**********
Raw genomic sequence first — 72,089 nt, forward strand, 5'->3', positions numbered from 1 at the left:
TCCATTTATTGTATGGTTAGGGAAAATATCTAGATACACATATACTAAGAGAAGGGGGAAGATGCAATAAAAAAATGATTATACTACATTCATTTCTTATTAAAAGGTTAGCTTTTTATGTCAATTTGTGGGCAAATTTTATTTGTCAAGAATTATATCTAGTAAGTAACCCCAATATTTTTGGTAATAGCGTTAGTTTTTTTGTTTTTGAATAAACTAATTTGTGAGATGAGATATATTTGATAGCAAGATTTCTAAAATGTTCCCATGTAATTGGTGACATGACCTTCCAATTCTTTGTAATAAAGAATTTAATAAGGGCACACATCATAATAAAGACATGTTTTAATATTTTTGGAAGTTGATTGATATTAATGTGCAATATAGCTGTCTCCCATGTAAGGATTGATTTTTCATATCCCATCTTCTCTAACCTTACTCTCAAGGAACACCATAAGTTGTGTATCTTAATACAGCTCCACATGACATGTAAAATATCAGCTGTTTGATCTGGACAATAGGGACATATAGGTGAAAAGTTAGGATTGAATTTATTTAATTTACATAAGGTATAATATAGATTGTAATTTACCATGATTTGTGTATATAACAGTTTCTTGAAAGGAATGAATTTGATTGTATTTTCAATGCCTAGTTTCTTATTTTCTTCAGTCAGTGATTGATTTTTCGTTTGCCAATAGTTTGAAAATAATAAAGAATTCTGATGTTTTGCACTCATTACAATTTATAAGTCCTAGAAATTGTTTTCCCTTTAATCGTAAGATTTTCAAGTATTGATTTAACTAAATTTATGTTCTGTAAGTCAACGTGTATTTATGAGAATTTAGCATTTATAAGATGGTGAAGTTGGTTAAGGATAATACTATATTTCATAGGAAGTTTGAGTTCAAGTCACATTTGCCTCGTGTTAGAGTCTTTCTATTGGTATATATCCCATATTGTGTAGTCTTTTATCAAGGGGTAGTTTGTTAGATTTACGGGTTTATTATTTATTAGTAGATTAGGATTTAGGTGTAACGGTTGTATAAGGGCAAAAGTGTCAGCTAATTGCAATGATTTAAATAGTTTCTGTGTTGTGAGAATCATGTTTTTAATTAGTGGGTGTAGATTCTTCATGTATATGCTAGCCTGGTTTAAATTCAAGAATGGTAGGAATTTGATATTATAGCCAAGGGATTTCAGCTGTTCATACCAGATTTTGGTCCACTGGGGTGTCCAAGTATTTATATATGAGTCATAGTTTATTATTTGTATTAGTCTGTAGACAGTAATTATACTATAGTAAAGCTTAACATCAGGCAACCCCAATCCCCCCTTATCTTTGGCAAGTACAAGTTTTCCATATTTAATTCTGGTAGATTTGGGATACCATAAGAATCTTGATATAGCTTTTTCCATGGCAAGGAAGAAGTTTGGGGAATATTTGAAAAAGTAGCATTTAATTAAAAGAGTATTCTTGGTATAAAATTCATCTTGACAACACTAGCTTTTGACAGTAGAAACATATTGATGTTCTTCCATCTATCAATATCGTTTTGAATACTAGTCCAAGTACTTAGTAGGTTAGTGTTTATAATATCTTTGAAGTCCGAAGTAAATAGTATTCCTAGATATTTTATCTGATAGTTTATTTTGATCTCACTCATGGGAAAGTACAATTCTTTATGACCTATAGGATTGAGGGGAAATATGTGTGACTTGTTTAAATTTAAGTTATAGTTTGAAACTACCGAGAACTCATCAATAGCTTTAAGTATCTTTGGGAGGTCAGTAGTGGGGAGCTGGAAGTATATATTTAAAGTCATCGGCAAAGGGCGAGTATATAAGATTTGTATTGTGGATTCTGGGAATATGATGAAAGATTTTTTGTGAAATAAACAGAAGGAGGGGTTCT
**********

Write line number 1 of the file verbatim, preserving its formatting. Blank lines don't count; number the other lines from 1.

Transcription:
Raw genomic sequence first — 72,089 nt, forward strand, 5'->3', positions numbered from 1 at the left: